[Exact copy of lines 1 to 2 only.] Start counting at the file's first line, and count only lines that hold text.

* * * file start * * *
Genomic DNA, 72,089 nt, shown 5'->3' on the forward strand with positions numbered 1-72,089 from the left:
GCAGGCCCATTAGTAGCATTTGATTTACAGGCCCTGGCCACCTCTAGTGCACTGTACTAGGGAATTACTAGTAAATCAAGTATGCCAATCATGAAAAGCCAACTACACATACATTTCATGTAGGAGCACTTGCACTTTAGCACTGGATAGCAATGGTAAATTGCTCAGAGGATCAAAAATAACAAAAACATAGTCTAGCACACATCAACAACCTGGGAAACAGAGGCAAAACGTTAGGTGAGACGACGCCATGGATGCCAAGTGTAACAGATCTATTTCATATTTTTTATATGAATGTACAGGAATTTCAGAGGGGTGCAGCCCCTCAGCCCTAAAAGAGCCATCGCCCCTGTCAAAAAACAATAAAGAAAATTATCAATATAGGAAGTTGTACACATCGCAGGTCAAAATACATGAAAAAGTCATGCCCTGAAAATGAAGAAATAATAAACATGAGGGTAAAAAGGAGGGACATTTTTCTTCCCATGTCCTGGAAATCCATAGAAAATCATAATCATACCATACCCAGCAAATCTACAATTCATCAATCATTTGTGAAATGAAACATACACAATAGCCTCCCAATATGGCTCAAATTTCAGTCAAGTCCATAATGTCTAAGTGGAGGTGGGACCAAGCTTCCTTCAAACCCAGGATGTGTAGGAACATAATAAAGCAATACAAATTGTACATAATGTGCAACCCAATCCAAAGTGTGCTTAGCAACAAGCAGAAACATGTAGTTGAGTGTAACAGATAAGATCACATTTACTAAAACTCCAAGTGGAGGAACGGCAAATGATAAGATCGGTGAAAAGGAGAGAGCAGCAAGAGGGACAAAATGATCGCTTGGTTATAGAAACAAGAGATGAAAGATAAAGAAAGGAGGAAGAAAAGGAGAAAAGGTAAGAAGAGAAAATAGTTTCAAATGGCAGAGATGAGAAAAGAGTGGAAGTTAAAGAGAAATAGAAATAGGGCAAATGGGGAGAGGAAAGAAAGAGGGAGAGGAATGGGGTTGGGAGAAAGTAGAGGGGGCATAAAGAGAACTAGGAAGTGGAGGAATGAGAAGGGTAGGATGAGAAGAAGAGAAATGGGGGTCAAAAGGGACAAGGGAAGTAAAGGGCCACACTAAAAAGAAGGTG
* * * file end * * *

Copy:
Genomic DNA, 72,089 nt, shown 5'->3' on the forward strand with positions numbered 1-72,089 from the left:
GCAGGCCCATTAGTAGCATTTGATTTACAGGCCCTGGCCACCTCTAGTGCACTGTACTAGGGAATTACTAGTAAATCAAGTATGCCAATCATGAAAAGCCAACTACACATACATTTCATGTAGGAGCACTTGCACTTTAGCACTGGATAGCAATGGTAAATTGCTCAGAGGATCAAAAATAACAAAAACATAGTCTAGCACACATCAACAACCTGGGAAACAGAGGCAAAACGTTAGGTGAGACGACGCCATGGATGCCAAGTGTAACAGATCTATTTCATATTTTTTATATGAATGTACAGGAATTTCAGAGGGGTGCAGCCCCTCAGCCCTAAAAGAGCCATCGCCCCTGTCAAAAAACAATAAAGAAAATTATCAATATAGGAAGTTGTACACATCGCAGGTCAAAATACATGAAAAAGTCATGCCCTGAAAATGAAGAAATAATAAACATGAGGGTAAAAAGGAGGGACATTTTTCTTCCCATGTCCTGGAAATCCATAGAAAATCATAATCATACCATACCCAGCAAATCTACAATTCATCAATCATTTGTGAAATGAAACATACACAATAGCCTCCCAATATGGCTCAAATTTCAGTCAAGTCCATAATGTCTAAGTGGAGGTGGGACCAAGCTTCCTTCAAACCCAGGATGTGTAGGAACATAATAAAGCAATACAAATTGTACATAATGTGCAACCCAATCCAAAGTGTGCTTAGCAACAAGCAGAAACATGTAGTTGAGTGTAACAGATAAGATCACATTTACTAAAACTCCAAGTGGAGGAACGGCAAATGATAAGATCGGTGAAAAGGAGAGAGCAGCAAGAGGGACAAAATGATCGCTTGGTTATAGAAACAAGAGATGAAAGATAAAGAAAGGAGGAAGAAAAGGAGAAAAGGTAAGAAGAGAAAATAGTTTCAAATGGCAGAGATGAGAAAAGAGTGGAAGTTAAAGAGAAATAGAAATAGGGCAAATGGGGAGAGGAAAGAAAGAGGGAGAGGAATGGGGTTGGGAGAAAGTAGAGGGGGCATAAAGAGAACTAGGAAGTGGAGGAATGAGAAGGGTAGGATGAGAAGAAGAGAAATGGGGGTCAAAAGGGACAAGGGAAGTAAAGGGCCACACTAAAAAGAAGGTG